Old School Reviews: The Yeah Yeah Yeahs E.P./Machine E.P.

21 07 2007

by mr. travis

Yeah Yeah Yeahs - S/T EP Yeah Yeah Yeahs - Machine EP

Artist: Yeah Yeah Yeahs
Album: S/T E.P.; Machine E.P.
Label: Shifty; Touch & Go
Release Dates: July 2001, Nov. 2002

In 2001, the music scene shifted from the faux tough guy posturing of rap-metal stalwarts such as Limp Bizkit to an older type sound in the wave of garage rock bands being led by the Strokes, who came onto the scene with their debut album Is This It?, quickly becoming media darlings in the music press, unleashing a torrent of similar sounding bands with very few of them containing any sort of staying power. While the Strokes took the basic blueprint of garage legends the Velvet Underground and diluted it for a radio friendly audience, there were others that came out of the scene who kept with the rawness of the garage scene while managing to attract media and label attention.

Such was the tale of the Yeah Yeah Yeahs who burst onto the scene with their self-titled E.P. in July of 2001. Consisting of lead singer Karen O., guitarist Nicholas Zinner, and drummer Brian Chase, their five song instantly set the band apart for not pulling their punches. In fact, it starts out with the song “Bang” in which O. lets the listener know right where she’s coming from with her breathy vocals whispering “the bigger, the better” before gleefully launching into the chorus “as a fuck son, you suck.” One could almost see her skipping around her horrible lover as she makes fun at his own inability to please.

The band itself is tightly connected, with Chase’s drums keeping everything status quo, while Zinner stays with him as the band’s rhythm. But, there’s no need to make anything complex, the duo do just fine with what they have, allowing them to come up with interesting arrangements for Karen O. to sing her way through. The third song on the E.P. “Art Star” find the band switching from bouncy art rock to screaming hardcore all within a 2 minute span. Few bands are able to pull off such a feat, let alone in less than 120 seconds, but the Yeah Yeah Yeahs manage to do so without looking foolish.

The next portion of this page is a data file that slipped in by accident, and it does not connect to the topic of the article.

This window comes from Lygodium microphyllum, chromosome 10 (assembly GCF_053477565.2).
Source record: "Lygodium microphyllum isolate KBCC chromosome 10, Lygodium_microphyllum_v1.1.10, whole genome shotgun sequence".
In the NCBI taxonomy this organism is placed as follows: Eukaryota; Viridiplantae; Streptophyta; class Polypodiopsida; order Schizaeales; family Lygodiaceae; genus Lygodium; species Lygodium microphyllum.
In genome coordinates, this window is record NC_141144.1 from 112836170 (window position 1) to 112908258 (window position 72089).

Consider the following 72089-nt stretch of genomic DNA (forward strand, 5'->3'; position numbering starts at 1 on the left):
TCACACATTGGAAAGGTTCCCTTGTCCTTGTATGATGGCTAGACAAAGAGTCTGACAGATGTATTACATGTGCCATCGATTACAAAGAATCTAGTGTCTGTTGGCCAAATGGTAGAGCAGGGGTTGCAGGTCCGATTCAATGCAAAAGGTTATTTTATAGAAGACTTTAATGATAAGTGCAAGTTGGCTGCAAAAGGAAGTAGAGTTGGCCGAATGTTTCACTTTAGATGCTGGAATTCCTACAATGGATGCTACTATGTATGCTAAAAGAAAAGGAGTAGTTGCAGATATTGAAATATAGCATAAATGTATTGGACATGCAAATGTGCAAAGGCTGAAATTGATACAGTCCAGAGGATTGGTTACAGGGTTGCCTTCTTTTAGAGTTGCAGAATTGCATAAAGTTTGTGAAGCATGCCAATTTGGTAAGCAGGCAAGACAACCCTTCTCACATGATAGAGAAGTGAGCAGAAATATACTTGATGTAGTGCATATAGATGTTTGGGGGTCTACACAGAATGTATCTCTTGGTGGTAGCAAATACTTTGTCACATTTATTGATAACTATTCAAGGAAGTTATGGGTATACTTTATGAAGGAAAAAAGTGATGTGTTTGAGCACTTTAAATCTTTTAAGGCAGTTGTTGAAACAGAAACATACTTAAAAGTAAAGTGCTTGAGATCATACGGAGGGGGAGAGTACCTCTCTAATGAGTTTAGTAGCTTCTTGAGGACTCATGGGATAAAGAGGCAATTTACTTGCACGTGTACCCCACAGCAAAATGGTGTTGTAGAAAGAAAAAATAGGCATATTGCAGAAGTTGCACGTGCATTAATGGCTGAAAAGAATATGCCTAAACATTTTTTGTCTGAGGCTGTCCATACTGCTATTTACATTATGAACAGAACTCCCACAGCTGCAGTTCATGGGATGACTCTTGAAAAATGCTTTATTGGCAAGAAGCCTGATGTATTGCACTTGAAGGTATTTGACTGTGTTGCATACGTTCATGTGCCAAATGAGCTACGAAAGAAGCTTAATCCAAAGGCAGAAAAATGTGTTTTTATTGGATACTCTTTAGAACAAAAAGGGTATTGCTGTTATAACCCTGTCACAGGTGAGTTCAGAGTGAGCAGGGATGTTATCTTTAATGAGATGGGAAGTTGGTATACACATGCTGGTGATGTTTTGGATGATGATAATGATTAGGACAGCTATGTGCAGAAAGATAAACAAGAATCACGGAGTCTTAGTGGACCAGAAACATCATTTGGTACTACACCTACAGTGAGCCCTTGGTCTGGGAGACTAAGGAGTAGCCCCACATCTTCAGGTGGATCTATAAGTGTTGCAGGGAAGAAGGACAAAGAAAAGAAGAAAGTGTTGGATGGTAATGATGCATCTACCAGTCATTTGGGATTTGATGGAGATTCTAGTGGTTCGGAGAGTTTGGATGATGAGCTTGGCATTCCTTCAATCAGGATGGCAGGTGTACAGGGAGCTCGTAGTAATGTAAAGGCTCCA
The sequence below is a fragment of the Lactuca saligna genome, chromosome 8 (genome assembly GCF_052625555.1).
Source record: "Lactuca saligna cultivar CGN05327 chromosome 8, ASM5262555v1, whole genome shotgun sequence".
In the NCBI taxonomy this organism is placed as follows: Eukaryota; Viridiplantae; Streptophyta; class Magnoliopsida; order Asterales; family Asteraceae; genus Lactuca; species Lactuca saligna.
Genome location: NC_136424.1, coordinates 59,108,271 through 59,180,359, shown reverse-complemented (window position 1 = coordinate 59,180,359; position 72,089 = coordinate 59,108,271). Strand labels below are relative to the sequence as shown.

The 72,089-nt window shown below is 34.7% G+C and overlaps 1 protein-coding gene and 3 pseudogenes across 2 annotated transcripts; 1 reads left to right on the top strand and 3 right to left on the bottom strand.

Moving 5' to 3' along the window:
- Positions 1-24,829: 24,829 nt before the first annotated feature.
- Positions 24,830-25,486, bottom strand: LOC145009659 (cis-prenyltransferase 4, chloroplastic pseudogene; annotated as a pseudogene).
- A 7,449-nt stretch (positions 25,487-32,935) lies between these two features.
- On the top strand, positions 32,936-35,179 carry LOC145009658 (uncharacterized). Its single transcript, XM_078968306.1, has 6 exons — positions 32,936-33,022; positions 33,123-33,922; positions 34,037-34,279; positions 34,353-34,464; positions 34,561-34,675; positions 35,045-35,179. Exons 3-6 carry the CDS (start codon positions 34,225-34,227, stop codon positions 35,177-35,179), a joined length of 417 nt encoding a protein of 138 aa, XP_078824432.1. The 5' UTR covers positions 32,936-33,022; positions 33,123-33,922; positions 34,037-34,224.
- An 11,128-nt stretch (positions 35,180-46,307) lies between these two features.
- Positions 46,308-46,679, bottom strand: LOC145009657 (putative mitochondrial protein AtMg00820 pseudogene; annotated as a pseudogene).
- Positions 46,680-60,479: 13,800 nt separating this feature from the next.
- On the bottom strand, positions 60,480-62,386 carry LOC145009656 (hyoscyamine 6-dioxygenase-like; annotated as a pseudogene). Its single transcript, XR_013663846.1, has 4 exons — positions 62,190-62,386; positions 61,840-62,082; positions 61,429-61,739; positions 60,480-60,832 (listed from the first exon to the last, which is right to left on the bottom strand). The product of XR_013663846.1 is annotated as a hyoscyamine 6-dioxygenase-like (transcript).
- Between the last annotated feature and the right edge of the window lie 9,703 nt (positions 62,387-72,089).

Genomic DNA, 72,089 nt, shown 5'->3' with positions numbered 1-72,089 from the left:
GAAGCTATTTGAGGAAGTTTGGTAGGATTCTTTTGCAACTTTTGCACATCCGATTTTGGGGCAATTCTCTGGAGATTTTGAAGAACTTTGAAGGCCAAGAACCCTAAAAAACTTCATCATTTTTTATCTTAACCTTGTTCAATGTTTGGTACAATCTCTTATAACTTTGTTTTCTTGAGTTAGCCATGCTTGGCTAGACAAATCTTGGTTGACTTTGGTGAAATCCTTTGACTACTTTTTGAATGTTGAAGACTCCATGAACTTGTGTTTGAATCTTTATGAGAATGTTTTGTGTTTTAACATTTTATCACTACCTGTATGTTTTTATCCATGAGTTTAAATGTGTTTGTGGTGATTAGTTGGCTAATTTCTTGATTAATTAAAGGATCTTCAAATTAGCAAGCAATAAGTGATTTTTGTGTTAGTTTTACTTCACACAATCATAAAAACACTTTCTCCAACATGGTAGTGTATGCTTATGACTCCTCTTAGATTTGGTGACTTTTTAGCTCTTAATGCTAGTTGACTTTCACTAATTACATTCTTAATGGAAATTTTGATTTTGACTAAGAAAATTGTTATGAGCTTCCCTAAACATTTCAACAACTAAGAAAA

The final two songs are the best of the E.P. signaling the direction the band would take with their next E.P. and subsequent album, Fever to Tell. “Miles Away” is one of their best songs, starting with a slight stuttering guitar rhythm eventually quickening to a punk attack similar to the band X. The finale, “Our Time” in a way is the band’s manifesto, letting the listener know that it’s their time to make it, their time to be hated.

An E.P. is a difficult thing to create, especially in this market. Usually they are slight listens, ones that come and go quickly serving as an appetizer for whatever comes next. The Yeah Yeah Yeahs managed to produce a record that is as good as most debut albums, one that even stands up to their full lengths upon close speculation. If there is one complaint (and this more of an overall criticism of their discography, not this specific work), is that they would never again be this raw. While this is expected, especially for a band that soon found themselves as one of the best in a media darling scene, the quickness their production values changed was somewhat shocking.

For their follow up two song E.P. Machine, the band once again chooses to begin with the breathy sound of Karen O.’s voice before going into a sound that appears like a much fuller band. They still retain the three piece ideal, but it’s obvious where their ambitions are: They want to be larger than life.

Which is fine on a full length. As would be seen on their debut L.P. Fever to Tell, the new sound works when there is room to stretch out. But, on Machine the sound is too limited for only two songs. Part of this could be because the band was still feeling out how to manage the new production. The other part could be that the two songs are nowhere near as strong as any of the ones contained on their debut, though “Graveyard” is a fun romp through a Joan Jett type tune.

To look back now on the band on their formative years is to see one that was not afraid to go the distance, both in their sound and in the way their frontwoman Karen O. presented herself. Not afraid of taboo subjects in her lyrics nor in how she presented her self on stage, Karen O. managed to put the music world on notice instantly that she would be one of the premiere stage presences in modern rock.



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